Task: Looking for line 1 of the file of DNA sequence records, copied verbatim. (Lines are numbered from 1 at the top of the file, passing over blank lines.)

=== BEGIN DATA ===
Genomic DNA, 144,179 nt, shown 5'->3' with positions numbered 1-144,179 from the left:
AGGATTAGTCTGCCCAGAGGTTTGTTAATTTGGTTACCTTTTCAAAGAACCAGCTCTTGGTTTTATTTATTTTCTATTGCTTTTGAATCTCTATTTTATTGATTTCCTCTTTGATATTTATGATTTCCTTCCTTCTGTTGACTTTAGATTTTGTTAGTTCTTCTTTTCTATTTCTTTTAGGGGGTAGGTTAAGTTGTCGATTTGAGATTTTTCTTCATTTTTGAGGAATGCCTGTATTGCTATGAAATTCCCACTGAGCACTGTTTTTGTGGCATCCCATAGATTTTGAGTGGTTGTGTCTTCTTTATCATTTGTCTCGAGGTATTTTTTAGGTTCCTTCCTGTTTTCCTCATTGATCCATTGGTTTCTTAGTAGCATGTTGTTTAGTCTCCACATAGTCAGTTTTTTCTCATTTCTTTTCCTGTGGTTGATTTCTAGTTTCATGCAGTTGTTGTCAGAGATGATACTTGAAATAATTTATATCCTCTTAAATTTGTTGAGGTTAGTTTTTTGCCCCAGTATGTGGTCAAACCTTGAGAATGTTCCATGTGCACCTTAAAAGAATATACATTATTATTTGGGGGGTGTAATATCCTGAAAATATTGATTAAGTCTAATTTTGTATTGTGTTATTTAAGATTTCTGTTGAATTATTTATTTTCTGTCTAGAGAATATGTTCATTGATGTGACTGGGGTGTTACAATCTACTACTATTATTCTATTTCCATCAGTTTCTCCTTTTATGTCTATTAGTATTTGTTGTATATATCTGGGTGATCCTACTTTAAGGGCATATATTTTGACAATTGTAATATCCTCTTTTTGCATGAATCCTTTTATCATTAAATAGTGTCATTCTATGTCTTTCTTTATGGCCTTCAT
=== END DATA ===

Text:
Genomic DNA, 144,179 nt, shown 5'->3' with positions numbered 1-144,179 from the left: